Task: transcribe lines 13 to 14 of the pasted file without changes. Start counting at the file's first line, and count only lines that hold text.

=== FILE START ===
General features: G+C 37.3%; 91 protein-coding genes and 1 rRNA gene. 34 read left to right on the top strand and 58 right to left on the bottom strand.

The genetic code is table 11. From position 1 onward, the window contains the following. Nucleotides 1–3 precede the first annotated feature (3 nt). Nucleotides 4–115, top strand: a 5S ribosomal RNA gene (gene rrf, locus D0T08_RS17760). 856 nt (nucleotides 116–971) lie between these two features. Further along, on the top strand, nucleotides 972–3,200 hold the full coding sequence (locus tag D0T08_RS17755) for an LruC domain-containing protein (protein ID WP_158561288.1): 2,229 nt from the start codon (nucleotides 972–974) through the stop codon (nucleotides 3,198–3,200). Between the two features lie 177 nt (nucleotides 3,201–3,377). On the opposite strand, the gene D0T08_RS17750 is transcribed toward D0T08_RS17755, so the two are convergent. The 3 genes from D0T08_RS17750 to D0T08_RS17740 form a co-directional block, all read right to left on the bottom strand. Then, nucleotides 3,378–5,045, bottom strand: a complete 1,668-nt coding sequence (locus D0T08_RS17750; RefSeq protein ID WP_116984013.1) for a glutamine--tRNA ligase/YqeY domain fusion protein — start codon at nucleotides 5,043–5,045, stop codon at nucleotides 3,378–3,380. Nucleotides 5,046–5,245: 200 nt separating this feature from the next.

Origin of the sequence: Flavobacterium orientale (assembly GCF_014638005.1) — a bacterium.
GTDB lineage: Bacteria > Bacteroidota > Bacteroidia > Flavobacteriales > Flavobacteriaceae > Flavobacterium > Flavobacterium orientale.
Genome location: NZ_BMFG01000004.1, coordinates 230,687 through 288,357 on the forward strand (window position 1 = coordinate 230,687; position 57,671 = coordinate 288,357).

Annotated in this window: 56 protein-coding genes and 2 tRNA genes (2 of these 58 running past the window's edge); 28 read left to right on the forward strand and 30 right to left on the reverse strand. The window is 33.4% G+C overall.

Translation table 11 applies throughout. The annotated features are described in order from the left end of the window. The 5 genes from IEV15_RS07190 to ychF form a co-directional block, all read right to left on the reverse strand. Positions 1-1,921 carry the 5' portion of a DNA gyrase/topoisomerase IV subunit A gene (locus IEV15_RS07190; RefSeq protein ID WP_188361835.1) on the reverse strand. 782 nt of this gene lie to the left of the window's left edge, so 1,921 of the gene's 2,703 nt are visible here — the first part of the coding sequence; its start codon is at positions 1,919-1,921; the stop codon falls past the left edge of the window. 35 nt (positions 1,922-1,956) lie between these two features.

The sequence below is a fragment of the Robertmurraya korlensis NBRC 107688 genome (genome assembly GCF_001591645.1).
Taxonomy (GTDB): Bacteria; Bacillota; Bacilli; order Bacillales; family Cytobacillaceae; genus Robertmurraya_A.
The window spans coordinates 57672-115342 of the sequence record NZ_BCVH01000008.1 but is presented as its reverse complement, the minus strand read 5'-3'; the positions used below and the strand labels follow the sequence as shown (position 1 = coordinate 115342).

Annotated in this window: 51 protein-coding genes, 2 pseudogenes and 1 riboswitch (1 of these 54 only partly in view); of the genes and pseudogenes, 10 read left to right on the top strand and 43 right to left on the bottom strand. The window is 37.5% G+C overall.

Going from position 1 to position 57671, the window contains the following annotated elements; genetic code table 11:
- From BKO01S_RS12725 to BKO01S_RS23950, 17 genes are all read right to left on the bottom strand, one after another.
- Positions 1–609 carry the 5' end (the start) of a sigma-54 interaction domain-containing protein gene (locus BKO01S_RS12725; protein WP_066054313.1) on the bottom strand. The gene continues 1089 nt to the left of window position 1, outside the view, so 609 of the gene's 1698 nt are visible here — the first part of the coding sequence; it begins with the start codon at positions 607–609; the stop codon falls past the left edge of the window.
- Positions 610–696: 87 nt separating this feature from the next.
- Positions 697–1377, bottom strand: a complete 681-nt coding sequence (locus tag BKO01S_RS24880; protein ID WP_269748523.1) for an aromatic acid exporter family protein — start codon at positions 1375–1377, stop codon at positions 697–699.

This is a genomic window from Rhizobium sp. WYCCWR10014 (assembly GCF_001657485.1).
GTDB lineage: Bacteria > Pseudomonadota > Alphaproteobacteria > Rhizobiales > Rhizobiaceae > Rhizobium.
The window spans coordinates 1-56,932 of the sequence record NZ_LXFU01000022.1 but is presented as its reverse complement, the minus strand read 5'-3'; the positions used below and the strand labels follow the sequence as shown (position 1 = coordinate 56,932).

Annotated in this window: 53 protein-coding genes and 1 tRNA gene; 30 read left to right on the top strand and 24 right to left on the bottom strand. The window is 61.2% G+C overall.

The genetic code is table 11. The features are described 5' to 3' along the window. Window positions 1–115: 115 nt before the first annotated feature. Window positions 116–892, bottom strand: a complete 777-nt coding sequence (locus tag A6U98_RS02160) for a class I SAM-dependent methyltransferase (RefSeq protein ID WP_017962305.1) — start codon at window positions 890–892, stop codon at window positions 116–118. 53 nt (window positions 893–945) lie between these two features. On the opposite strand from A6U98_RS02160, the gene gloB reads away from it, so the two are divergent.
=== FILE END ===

- From BKO01S_RS12725 to BKO01S_RS23950, 17 genes are all read right to left on the bottom strand, one after another.
- Positions 1–609 carry the 5' end (the start) of a sigma-54 interaction domain-containing protein gene (locus BKO01S_RS12725; protein WP_066054313.1) on the bottom strand. The gene continues 1089 nt to the left of window position 1, outside the view, so 609 of the gene's 1698 nt are visible here — the first part of the coding sequence; it begins with the start codon at positions 607–609; the stop codon falls past the left edge of the window.